The ongoing conflict and refugee crisis in Syria has affected nearly everyone in neighboring Turkey, including its schoolchildren. To help Syrian and Turkish students overcome their differences and focus on their shared human rights, the Rotaract Club of Izmir Ekonomi hosted workshops in two primary schools. After the workshops, which were organized with help from the Council of Europe, the European Law Students’ Association, the United Nations, and child psychologists, the young students were asked to express their feelings through painting. “We saw in the paintings that their thoughts changed in a positive way,” said a member of the Rotaract club.
Sub-Saharan Africa: Rotaract Club of Cotonou Phare, District 9102, Benin
The Rotaract Club of Cotonou Phare undertook a multiphase project to bring clean water and improved sanitation facilities to a local orphanage. The first phase involved drilling a well for the facility’s kitchen and bathrooms. In the second, club members worked with their sponsor Rotary club and other service organizations to refurbish the toilets.
Latin America: Rotaract Club of Pau dos Ferros, District 4500, Brazil
More than 25 organizations and businesses supported the Rotaract Club of Pau dos Ferrosin its efforts to boost the rural community of Varzea Nova. Over 13 months, the club helped establish Internet connectivity in the town, provided medical exams and services, led childhood education sessions for infants and parents, organized vocational training for adults, and hosted a cultural festival.
USA, Canada, and Caribbean: Rotaract Club of the University of Lethbridge, District 5360, Canada
Rotaractors from the University of Lethbridge in Alberta raised $36,500 to update kindergarten facilities in the community of Mazatlan, Mexico. By collaborating with the local government and Rotary clubs, Rotaractors ensured that the funds were used for teachers’ salaries and for buying new plumbing and classroom spaces for about 70 students.
According to the World Health Organization, viral hepatitis is the seventh leading cause of death worldwide. Together, Hepatitis B and C kills close to 1.4 million people every year. Around the world, 400 million people living with chronic Hepatitis B and C, the most serious forms of viral hepatitis, don’t know they are infected. Untreated cases cause serious damage to the liver and result in death.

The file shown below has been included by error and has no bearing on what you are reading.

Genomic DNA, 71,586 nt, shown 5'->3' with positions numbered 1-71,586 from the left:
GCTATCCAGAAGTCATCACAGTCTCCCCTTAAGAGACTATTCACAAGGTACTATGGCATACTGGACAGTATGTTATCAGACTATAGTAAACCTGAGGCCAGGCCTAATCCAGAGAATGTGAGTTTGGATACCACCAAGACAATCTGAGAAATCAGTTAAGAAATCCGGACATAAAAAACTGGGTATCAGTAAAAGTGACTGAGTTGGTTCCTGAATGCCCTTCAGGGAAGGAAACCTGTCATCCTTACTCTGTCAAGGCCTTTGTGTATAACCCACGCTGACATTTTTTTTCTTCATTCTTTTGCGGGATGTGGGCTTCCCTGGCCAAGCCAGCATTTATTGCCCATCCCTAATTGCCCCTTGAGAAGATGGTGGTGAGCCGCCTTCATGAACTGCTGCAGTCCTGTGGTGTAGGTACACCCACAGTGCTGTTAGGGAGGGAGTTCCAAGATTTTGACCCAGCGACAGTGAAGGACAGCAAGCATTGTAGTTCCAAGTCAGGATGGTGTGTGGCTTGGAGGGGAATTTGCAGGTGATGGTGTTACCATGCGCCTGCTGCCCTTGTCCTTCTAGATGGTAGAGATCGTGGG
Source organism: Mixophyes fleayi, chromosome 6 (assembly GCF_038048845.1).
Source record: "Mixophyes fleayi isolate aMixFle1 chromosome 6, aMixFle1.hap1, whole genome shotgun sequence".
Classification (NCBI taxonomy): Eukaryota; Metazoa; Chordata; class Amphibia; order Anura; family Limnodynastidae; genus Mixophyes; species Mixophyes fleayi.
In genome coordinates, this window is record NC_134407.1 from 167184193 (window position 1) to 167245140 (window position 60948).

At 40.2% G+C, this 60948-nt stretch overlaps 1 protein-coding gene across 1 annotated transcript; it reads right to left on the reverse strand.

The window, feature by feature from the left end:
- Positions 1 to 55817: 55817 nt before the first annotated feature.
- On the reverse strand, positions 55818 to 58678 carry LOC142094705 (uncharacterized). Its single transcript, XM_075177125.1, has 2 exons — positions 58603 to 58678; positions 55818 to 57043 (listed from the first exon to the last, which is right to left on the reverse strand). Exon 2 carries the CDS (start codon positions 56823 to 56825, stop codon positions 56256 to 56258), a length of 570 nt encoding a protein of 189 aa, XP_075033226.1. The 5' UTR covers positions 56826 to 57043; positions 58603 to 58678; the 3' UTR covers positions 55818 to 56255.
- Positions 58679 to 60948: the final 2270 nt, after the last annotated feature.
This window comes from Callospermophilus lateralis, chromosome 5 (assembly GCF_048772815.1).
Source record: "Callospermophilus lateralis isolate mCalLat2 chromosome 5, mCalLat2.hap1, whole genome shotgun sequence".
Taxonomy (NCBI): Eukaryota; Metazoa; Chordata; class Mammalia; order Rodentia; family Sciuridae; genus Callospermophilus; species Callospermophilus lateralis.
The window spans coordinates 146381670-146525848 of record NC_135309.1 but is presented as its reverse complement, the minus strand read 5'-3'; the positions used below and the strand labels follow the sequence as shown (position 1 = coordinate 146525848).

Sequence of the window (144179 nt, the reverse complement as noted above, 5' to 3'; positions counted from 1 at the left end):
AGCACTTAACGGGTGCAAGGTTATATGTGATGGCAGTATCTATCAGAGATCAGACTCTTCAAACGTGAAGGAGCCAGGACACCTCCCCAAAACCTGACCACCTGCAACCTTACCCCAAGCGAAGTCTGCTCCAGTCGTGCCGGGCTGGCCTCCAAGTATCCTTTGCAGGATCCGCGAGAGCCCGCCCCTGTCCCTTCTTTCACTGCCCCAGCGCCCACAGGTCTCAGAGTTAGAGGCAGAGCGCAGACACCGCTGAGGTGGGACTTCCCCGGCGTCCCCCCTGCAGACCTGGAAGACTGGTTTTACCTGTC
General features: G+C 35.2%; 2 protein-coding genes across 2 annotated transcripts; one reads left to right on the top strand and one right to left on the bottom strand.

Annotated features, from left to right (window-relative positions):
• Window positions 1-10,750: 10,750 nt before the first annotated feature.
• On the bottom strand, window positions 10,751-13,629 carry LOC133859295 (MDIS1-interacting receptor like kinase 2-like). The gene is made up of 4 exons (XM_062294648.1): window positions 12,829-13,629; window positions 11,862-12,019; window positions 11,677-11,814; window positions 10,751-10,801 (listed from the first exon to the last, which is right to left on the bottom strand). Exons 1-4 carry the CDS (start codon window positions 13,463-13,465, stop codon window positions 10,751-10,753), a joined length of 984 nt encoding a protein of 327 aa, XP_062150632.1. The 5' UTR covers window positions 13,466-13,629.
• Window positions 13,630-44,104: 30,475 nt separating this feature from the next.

I was once one of those 400 million people in good health and without a single symptom while my liver was being taken by cirrhosis. In 2010, before a trip to the South Africa FIFA World Cup, I visited the doctor to ensure my vaccines were up-to-date. Apart from the vaccines, the doctor also tested for Hepatitis B and C and there it was: hepatitis C.
I received treatment and a second chance at life. I knew I had to do something to help the millions of other people who were still suffering. I started to research the disease and found that 3 million in my country of Brazil shared my same problem. They showed no signs of a damaged liver, but were living with the terrible disease. I became president of the Brazilian Association of People with Hepatitis (ABPH) which established five free clinics in Brazil with a the sixth one soon opening in Mexico focused on prevention and treatment.
Using point of care blood testing, we started offering screenings all over the country. We performed half a million tests and identified 5,000 people like me living with the disease with no symptoms of infection. We helped those testing positive for hepatitis connect with treatment options.
My Rotarian friends accepting my invitation to join the mission. We engaged Rotary clubs throughout Brazil, and have now spread to all of Latin America. Over 1,000 clubs are working with us, performing low-cost and convenient tests to detect the disease. Lives are being saved and each infected person now has a chance to get treatment and be cured. Today, treatment is easy and effective in almost 100% of cases. The biggest challenge is finding those who are infected with the disease.
The Hepatitis Eradication Rotarian Action Group was formed to help clubs and districts with hepatitis screening and testing campaigns. Join our group and volunteer to help us form a committee in your country to conduct testing. The group is open to Rotary members, their families, program participants, and alumni with expertise or a passion for a particular service area.
Contact me for more information and to join our efforts!
- Humberto Silva, Chair of the Hepatitis Eradication Rotarian Action Group and member of Rotary Club of São Paulo-Jardim das Bandeiras in Brazil in Rotary Service Connections
Posted by Daniel Saab on May 24, 2017 at 11:55am